Then there are Sundays like yesterday. I have a cold. I am fighting laryngitis. I am tired. I am bloated by too much rich Christmas food and I am personally discouraged by my Christmas schedule of events. All of the "signs" suggested that I shouldn't preach. Nevertheless, something in my heart said to persevere and so I did. I preached twice this past Sunday, until I had no voice left and was exhausted. But God was good when I was not. The 'Word' went out as it has for thousands of years and God used it, in spite of this vessel.

What do I constantly learn from lessons like these? I have learned that its not about skill, talent, voice or education. It is first and foremost about being "yielded" to God. Life becomes one giant act of worship - everything you do, every word you speak, every moment of service to the Triune God makes a difference if the person is yielded in humility to the voice of the Master. God does not honor separations between "my home life" and "my ministry." Life must be lived authentically and transparently before God. God expects us to live and speak the truth, then He will do the rest. If I'm having issues with my wife or problems with my children; or if I'm having ego issues - then God lifts his hand ever so slightly and turns me around to face those issues before I get back to the task of ministry. God then uses me as He wills - preaching, teaching, pastoral care, leadership - it really doesn't matter. What matters is having a heart absolutely yielded to God.

Friday, December 18, 2009


Have you ever just felt lousy? Maybe you have a little cough, a stuffy nose which amount to the onset of a cold... Maybe you are swamped with so many decisions to make that you have reached overload and find yourself grinding to a halt... Maybe the you've come to the end of a project and you don't feel the joy that you thought you would... Maybe you looked in your checkbook recently and your expendable income isn't as expendable as you thought it would be... and all of sudden it hits you that it is the season of Christmas, which just makes these maladies all the more acute. All of these symptoms confirm a condition I like to call the "Bah-Humbugs!" And I have a moderate case of them at the moment.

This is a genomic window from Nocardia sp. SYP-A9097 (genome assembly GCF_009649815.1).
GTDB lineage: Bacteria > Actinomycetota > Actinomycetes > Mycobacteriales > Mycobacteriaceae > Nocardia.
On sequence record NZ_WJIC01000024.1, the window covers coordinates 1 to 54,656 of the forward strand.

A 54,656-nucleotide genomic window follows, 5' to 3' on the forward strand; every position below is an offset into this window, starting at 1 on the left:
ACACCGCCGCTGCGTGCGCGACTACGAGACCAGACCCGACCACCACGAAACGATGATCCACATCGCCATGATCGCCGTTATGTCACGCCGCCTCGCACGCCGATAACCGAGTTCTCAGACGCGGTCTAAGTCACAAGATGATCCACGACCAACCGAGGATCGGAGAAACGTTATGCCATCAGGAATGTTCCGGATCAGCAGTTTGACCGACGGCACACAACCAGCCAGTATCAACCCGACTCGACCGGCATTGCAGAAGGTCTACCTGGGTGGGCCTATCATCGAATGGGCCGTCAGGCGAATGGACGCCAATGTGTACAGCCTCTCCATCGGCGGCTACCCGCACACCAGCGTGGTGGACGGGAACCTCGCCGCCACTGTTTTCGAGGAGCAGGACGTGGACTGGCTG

The "Bah-humbugs" are an interesting malady that prevent us from engaging and enjoying life as we should or even could. They are the disease of self-interest. In other words, the "Bah-humbugs" are so focused on our own personal condition that they prevent us from seeing and experiencing what is going on around us. Indeed, they cause us to become envious and bitter of the joy that others are experiencing. The obvious signs of the "Bah-humbugs" are a sour demeanor, terse if not angry responses to even the kindest of questions and the pathetic need to be alone or the demand for the absolute attention of everyone!

Whether a person will affirm it or not, no one really wants the "Bah-humbugs"... we want to be on the same track as everyone else this holiday season. We want to experience the joy and love of Christmas. The solution or cure to the 'humbugs' however is not found in extra attention or better banking balances or the absence of the sniffles and cough. The cure is to focus on "enhancing the good of the other"...